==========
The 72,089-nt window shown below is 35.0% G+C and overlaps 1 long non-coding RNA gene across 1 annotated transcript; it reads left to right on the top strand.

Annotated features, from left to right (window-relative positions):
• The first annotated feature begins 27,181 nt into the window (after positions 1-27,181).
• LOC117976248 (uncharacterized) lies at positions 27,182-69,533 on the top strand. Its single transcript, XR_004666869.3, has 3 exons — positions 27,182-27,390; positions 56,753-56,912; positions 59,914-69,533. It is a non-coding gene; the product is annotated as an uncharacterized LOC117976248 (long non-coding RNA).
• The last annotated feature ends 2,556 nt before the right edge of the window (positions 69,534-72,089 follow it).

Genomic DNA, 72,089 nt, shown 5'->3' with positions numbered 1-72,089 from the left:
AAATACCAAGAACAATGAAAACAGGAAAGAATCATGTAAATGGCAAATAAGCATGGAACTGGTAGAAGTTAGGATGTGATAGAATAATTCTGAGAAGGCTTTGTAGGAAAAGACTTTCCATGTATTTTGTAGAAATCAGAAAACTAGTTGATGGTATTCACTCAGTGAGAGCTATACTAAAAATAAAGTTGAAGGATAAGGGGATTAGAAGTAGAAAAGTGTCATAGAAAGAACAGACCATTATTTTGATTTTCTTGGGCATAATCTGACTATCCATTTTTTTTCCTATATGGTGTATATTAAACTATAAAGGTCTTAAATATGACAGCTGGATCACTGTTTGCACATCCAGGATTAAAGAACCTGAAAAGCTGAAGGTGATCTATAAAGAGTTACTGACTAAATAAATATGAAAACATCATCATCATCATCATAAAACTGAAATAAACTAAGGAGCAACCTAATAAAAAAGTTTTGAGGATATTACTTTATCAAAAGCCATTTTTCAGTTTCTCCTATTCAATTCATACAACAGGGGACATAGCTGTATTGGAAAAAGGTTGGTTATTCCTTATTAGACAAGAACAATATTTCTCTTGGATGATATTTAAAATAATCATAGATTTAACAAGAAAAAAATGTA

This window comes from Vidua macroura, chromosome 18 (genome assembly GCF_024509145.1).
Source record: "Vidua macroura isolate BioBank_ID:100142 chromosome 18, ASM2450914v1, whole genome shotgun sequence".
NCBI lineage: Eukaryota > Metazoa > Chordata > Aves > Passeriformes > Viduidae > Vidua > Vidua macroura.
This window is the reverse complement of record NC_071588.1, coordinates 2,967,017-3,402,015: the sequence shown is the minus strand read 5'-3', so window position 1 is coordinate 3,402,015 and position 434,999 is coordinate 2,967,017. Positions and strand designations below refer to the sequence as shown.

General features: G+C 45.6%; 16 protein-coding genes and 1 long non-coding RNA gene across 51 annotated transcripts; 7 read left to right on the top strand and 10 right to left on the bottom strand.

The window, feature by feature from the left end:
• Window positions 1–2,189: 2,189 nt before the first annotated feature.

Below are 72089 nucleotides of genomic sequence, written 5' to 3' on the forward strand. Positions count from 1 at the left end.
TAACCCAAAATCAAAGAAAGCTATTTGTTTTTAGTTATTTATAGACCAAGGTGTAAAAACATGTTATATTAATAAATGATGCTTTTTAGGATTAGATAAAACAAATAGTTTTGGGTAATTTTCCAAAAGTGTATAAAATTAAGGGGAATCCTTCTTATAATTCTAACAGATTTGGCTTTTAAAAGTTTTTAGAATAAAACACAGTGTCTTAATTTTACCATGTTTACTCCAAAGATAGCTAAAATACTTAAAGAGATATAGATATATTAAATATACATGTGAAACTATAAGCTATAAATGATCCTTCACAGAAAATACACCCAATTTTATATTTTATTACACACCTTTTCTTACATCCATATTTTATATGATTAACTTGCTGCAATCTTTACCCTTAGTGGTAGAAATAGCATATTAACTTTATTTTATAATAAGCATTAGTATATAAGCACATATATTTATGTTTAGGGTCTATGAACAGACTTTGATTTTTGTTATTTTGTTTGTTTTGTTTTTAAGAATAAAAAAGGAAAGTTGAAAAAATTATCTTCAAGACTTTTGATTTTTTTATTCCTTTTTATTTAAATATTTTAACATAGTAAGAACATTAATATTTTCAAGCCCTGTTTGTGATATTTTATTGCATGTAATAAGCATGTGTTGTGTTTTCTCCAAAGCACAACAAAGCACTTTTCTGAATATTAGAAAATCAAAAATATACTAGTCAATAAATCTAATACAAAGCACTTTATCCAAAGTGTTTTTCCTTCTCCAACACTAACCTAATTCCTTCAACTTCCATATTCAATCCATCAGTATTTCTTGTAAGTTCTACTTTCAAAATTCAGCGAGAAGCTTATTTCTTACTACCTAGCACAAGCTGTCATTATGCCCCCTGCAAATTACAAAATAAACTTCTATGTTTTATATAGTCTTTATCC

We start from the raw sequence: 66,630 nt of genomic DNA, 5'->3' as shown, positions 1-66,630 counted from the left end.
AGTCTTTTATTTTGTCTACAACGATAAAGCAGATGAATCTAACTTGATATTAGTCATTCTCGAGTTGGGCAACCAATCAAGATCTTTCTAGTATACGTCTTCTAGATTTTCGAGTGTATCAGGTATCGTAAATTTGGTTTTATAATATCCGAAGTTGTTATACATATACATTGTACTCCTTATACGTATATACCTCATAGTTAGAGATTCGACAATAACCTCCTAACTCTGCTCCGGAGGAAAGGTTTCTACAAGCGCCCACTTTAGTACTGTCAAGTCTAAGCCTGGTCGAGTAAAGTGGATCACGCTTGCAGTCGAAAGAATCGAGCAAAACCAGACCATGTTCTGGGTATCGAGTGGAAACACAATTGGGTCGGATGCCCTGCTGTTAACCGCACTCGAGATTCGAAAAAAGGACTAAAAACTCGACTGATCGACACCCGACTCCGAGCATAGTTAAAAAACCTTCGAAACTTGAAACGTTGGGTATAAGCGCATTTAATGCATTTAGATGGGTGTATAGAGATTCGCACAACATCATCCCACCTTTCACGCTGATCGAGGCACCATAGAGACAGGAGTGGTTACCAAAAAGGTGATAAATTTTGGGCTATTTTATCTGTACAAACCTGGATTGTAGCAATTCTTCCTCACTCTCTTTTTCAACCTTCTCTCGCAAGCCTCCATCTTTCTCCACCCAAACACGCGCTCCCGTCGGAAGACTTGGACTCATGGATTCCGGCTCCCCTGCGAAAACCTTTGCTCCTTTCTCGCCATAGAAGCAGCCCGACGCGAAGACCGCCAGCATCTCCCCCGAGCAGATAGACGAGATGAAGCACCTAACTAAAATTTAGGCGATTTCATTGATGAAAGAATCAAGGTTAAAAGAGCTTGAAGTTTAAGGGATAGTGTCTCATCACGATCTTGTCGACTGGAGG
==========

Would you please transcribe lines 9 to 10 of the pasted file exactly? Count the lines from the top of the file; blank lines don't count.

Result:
Source record: "Vidua macroura isolate BioBank_ID:100142 chromosome 18, ASM2450914v1, whole genome shotgun sequence".
NCBI lineage: Eukaryota > Metazoa > Chordata > Aves > Passeriformes > Viduidae > Vidua > Vidua macroura.